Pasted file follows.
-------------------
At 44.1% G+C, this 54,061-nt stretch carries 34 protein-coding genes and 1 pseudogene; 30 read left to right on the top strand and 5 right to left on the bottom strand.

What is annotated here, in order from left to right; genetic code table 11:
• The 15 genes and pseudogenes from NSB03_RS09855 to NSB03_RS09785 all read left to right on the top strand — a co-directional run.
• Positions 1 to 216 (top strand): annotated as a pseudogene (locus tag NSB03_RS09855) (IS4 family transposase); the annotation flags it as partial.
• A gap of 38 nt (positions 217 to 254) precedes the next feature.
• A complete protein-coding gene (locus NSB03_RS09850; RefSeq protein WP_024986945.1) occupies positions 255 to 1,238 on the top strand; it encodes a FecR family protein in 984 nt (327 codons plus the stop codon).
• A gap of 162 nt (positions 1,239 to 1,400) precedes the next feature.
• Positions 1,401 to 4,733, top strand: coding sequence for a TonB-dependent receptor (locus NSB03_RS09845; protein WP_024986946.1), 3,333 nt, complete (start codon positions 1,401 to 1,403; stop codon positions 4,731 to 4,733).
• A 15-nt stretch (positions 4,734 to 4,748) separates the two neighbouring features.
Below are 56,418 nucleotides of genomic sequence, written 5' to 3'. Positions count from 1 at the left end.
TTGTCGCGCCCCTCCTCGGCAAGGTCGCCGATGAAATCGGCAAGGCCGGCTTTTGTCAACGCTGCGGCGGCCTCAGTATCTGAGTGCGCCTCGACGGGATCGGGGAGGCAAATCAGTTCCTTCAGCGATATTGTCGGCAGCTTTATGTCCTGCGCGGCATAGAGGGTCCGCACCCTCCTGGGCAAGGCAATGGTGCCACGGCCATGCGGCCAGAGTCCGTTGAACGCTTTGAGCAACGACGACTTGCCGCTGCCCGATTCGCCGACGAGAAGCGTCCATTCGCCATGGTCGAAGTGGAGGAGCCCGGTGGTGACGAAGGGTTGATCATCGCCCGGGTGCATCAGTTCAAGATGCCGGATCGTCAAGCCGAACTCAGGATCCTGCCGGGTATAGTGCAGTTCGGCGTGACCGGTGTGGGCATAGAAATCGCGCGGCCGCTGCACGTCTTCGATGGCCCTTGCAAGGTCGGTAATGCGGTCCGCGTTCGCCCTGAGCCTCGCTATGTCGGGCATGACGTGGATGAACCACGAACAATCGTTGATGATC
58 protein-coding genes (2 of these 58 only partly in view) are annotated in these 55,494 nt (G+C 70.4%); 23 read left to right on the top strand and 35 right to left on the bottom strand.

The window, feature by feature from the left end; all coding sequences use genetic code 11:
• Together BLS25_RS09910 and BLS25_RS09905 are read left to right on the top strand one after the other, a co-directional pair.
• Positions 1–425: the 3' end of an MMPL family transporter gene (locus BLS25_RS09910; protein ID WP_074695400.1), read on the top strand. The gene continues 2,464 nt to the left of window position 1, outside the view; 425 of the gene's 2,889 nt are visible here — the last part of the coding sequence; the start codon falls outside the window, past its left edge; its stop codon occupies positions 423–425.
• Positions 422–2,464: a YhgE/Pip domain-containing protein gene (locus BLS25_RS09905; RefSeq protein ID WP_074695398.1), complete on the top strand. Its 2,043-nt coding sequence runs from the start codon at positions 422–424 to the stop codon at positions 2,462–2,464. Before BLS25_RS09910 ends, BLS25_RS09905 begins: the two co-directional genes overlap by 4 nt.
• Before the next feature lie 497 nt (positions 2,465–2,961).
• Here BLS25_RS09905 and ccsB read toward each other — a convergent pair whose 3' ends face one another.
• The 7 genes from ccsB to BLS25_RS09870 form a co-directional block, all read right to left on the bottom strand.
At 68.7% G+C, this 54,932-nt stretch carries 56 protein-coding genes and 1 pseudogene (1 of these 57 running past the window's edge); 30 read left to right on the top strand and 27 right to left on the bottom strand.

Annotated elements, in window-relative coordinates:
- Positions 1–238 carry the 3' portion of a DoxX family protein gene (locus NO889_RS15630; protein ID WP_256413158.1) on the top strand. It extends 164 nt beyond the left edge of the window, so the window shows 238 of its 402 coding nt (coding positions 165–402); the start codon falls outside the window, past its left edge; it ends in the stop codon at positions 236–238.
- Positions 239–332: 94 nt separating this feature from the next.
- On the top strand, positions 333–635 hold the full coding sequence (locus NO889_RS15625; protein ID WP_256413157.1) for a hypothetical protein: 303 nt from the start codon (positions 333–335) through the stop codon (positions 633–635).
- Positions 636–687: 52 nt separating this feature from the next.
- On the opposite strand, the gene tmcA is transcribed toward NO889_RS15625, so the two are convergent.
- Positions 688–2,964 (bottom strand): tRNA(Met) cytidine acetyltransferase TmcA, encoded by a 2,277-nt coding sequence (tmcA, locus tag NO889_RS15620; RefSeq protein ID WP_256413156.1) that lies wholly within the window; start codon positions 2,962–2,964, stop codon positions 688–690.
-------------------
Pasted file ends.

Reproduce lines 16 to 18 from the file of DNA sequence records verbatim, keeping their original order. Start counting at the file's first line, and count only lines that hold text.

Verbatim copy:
• Positions 422–2,464: a YhgE/Pip domain-containing protein gene (locus BLS25_RS09905; RefSeq protein ID WP_074695398.1), complete on the top strand. Its 2,043-nt coding sequence runs from the start codon at positions 422–424 to the stop codon at positions 2,462–2,464. Before BLS25_RS09910 ends, BLS25_RS09905 begins: the two co-directional genes overlap by 4 nt.
• Before the next feature lie 497 nt (positions 2,465–2,961).
• Here BLS25_RS09905 and ccsB read toward each other — a convergent pair whose 3' ends face one another.